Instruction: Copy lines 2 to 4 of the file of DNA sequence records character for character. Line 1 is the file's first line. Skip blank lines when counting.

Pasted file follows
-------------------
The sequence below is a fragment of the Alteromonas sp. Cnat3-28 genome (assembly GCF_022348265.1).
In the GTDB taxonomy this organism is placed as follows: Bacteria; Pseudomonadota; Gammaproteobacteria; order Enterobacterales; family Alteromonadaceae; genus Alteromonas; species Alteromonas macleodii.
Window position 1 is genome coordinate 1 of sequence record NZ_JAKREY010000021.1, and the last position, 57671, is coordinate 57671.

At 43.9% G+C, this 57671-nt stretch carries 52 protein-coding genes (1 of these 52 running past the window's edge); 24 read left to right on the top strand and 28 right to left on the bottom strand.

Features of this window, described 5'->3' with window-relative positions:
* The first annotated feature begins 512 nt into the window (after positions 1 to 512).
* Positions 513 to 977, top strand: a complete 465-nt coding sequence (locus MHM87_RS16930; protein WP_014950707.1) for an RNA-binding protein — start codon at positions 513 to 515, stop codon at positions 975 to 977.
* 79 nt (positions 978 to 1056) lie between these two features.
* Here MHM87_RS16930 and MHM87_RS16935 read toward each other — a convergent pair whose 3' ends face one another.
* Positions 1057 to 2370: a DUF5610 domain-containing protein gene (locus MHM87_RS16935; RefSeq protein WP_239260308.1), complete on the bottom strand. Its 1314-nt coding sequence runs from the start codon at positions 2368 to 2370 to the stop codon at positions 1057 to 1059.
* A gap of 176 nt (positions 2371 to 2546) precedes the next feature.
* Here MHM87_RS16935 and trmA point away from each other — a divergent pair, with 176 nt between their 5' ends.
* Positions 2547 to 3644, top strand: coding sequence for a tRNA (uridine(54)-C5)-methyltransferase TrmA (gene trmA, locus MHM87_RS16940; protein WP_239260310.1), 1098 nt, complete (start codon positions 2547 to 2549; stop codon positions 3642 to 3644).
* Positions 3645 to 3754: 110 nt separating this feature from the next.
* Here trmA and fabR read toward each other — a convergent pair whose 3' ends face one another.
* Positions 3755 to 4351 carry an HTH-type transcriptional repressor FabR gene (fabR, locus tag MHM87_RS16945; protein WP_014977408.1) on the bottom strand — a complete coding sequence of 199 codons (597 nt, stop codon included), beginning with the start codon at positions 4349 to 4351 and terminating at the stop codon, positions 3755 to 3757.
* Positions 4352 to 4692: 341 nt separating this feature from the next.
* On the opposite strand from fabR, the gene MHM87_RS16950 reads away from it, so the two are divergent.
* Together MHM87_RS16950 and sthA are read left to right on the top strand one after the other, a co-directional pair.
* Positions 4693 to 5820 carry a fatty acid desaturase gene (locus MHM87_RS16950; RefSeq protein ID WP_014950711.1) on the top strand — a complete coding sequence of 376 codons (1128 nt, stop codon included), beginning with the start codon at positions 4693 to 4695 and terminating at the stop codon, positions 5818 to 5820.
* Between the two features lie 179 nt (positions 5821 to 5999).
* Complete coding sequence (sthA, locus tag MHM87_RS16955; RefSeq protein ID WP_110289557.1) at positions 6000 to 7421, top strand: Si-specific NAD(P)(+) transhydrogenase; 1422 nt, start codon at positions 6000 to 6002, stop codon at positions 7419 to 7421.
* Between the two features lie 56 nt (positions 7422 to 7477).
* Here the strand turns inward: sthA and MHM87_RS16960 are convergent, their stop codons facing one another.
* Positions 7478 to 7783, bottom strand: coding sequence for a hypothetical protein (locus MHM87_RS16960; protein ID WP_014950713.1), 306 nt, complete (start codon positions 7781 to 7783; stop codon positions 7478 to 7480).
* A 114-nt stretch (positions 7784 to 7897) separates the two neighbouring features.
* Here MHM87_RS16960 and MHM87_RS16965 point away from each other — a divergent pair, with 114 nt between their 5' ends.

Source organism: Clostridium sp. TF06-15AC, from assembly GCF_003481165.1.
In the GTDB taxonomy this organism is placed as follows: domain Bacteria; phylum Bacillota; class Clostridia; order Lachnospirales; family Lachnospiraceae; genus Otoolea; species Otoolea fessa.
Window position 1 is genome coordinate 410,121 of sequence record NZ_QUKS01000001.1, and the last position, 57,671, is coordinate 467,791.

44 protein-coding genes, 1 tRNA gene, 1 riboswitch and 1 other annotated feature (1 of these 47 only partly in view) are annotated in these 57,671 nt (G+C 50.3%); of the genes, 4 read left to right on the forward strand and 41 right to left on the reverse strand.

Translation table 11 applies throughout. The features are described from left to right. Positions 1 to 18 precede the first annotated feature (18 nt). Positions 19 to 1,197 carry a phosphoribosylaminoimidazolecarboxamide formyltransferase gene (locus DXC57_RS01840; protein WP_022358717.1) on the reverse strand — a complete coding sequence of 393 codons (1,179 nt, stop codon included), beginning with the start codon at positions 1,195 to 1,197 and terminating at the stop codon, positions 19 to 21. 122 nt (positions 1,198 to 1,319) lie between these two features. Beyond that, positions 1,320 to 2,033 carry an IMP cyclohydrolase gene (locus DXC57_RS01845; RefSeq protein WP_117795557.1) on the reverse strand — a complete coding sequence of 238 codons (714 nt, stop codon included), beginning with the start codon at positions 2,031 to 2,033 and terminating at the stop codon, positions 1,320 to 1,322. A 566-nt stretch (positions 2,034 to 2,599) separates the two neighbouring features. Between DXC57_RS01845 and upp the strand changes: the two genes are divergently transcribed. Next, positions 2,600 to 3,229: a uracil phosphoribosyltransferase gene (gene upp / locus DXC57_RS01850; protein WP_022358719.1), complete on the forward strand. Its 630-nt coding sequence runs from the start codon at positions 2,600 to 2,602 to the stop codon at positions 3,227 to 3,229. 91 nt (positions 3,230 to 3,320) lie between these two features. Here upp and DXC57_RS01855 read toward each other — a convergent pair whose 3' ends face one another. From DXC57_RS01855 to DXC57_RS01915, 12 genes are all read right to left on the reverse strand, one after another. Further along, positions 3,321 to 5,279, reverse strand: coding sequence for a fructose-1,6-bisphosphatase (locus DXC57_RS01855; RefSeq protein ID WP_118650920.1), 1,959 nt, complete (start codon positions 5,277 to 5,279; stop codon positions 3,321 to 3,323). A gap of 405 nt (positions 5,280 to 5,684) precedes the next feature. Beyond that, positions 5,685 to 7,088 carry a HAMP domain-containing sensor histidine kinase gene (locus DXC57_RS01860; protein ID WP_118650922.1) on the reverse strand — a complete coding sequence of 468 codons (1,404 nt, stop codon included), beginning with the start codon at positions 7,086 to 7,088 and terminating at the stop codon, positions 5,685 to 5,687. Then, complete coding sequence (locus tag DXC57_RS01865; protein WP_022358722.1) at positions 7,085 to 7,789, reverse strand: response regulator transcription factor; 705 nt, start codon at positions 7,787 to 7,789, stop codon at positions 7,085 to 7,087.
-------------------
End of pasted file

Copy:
In the GTDB taxonomy this organism is placed as follows: Bacteria; Pseudomonadota; Gammaproteobacteria; order Enterobacterales; family Alteromonadaceae; genus Alteromonas; species Alteromonas macleodii.
Window position 1 is genome coordinate 1 of sequence record NZ_JAKREY010000021.1, and the last position, 57671, is coordinate 57671.

At 43.9% G+C, this 57671-nt stretch carries 52 protein-coding genes (1 of these 52 running past the window's edge); 24 read left to right on the top strand and 28 right to left on the bottom strand.